Monday, 21 May, 2018

World Health Organization launches plan to eliminate trans fats within five years

WHO unveils new strategies to fight trans-fat in foods Countries urged to wipe out killer trans fats from foods
Melissa Porter | 14 May, 2018, 22:13

Most of the American food industry stopped using artificial trans fats, a leading cause of heart disease and death globally, well in advance of a federal ban that goes into effect next month, and few consumers noticed the change in their French fries or doughnuts.

The United Nations agency has in the past pushed to exterminate infectious diseases, but now it's aiming to erase a hazard linked to chronic illness. But these fats are still commonly used in the Middle East, India, Pakistan and elsewhere, which is why it is welcome news that the World Health Organization is calling on countries to phase them out by 2023.

For example, in Denmark, the first country to mandate restrictions on industrially-produced trans fats, the trans-fat content of food products declined dramatically and cardiovascular disease deaths declined more quickly than in comparable OECD countries. In addition, many countries have not explained the health risks that these fats pose. The initiative, dubbed REPLACE, is aimed at saving the more than 500,000 lives a year that the Geneva, Switzerland-based World Health Organization estimates are lost to cardiovascular disease caused by Partially Hydrogenated Oils (PHOs), the primary dietary source of artificial trans fat in processed foods. Companies began investigating and using industrial trans fat alternatives, including interesterified vegetable oils (saturated and unsaturated vegetable oils blended to increase the melting point); semisolid fats comprised of milk-fat fractions and sunflower oil; and stearins of different melting points derived from modified sunflower oil. In Mexico, a country that has a very high intake of trans fats, initiatives are being established to lower that. Numerous fats are in foods or oils made by local producers.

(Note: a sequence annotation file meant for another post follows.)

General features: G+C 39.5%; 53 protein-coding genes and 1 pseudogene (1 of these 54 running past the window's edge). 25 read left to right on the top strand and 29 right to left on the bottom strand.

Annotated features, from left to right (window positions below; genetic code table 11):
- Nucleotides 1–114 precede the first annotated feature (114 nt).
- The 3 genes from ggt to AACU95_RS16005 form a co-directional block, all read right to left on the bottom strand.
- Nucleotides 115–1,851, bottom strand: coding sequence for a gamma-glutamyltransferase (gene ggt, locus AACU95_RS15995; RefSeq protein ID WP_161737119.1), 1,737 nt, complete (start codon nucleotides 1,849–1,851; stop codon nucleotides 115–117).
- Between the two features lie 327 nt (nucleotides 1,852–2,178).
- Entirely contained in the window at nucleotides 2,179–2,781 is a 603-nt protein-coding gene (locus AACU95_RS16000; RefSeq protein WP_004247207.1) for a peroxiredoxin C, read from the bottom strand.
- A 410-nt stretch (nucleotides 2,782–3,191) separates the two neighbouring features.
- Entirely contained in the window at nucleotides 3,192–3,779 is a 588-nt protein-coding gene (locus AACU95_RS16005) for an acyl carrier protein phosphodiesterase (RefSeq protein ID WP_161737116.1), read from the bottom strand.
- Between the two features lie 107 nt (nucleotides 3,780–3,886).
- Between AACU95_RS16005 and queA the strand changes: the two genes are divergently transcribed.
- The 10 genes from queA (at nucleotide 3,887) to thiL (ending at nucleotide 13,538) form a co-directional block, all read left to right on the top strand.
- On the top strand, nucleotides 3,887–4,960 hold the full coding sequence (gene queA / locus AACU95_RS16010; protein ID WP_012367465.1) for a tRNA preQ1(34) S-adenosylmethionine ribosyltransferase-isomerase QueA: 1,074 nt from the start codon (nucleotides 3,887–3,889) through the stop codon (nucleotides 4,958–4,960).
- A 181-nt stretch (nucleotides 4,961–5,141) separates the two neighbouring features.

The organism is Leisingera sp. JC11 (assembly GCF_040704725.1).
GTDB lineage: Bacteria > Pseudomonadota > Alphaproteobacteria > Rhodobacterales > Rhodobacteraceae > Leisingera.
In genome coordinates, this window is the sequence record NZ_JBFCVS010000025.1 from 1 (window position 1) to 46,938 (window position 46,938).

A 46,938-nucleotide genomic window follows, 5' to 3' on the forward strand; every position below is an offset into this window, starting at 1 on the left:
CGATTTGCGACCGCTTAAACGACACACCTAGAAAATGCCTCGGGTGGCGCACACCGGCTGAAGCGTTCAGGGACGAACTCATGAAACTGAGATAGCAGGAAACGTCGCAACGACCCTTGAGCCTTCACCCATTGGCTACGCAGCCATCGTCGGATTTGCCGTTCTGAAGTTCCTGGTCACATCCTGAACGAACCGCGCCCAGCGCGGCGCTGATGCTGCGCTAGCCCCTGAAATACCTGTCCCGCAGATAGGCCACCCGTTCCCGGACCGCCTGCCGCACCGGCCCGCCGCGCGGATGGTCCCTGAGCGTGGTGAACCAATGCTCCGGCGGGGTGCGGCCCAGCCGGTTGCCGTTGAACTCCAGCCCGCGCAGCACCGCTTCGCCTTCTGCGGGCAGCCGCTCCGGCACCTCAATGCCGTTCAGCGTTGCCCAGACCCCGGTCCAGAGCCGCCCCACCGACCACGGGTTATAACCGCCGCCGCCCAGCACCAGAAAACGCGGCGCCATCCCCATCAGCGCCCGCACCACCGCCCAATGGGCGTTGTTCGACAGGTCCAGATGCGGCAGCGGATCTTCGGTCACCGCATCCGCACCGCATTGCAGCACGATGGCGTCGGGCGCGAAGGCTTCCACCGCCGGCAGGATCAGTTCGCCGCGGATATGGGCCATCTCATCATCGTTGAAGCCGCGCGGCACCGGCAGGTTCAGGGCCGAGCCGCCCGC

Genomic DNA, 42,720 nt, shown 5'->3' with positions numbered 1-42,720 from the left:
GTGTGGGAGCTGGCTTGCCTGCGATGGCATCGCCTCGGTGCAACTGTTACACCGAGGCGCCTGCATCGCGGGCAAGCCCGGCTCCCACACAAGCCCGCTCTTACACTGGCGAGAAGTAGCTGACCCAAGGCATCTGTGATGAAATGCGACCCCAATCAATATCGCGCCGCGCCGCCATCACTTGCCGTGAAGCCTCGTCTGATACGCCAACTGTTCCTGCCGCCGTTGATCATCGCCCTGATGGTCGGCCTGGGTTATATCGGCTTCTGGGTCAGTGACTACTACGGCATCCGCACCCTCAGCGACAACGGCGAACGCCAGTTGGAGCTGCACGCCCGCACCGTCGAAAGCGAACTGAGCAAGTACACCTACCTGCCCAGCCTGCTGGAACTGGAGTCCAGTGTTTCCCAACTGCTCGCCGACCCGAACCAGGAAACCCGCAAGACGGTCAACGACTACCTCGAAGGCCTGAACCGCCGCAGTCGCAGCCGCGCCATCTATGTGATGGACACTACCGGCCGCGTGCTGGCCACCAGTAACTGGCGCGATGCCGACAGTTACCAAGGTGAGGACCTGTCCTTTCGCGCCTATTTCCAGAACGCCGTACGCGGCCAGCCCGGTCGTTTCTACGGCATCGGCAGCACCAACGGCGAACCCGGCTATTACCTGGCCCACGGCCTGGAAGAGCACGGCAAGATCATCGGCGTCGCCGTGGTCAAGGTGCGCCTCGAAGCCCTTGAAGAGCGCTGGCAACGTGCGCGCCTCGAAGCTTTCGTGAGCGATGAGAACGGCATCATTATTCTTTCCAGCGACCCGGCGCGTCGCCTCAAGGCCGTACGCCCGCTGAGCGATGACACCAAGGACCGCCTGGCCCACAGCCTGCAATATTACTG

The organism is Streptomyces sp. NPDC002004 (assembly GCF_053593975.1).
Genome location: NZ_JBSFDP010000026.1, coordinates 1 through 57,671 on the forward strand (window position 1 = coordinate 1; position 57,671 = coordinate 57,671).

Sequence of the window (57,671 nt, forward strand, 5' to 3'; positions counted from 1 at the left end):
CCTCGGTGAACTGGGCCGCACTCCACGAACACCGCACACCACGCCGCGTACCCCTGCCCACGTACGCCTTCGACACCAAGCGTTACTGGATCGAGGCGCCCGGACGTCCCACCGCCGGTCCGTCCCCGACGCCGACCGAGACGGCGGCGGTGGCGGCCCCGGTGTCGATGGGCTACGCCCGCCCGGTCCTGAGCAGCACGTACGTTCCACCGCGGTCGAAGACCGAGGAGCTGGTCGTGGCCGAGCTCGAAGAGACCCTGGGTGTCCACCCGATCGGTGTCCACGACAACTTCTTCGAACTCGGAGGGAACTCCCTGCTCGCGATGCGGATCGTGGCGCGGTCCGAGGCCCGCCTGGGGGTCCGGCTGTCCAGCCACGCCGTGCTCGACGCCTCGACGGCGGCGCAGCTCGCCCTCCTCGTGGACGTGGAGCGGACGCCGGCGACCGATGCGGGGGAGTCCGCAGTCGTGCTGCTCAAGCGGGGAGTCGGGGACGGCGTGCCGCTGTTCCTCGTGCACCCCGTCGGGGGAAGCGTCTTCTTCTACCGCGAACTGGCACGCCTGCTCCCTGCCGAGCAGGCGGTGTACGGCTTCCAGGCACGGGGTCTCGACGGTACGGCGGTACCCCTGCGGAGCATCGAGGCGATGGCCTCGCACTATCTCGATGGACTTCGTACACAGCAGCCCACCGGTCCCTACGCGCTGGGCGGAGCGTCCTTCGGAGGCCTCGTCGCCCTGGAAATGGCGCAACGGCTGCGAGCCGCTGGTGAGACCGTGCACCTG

The Argentine Commission for the Elimination of Trans Fats was formed soon after.

Countries will likely have to use regulation or legislation to get food makers to make the switch, experts said.

"Implementing the six strategic actions in the Replace package will help achieve the elimination of trans fat, and represent a major victory in the global fight against cardiovascular disease".

"The world is now setting its sights on today's leading killers - particularly heart disease, which kills more people than any other cause in nearly every country", said Frieden, president of Resolve to Save Lives, a New-York-based project of an organization called Vital Strategies. Moreover, the foods that still contain trans fats in the US and Europe tend to disproportionately affect the poor, because foods containing trans fats tend to be cheaper.

Those hydrogenated fats are often used in processed foods or baked goods, because they don't spoil as quickly as other fats. Health advocates say trans fats are the most harmful fat in the food supply.

When he was New York City's health commissioner between 2002 and 2009, Frieden led its efforts to remove artificial trans fats from restaurants, which was accomplished in 2006.

Decades of studies have consistently shown that trans fats cause coronary artery disease, and some countries have already started to ban them.

There are two main sources for trans fats: natural sources (in the dairy products and meat of ruminants such as cows and sheep) and industrially-produced sources (partially hydrogenated oils). FDA officials have not said how much progress has been made or how they will enforce their rule against food makers that don't comply.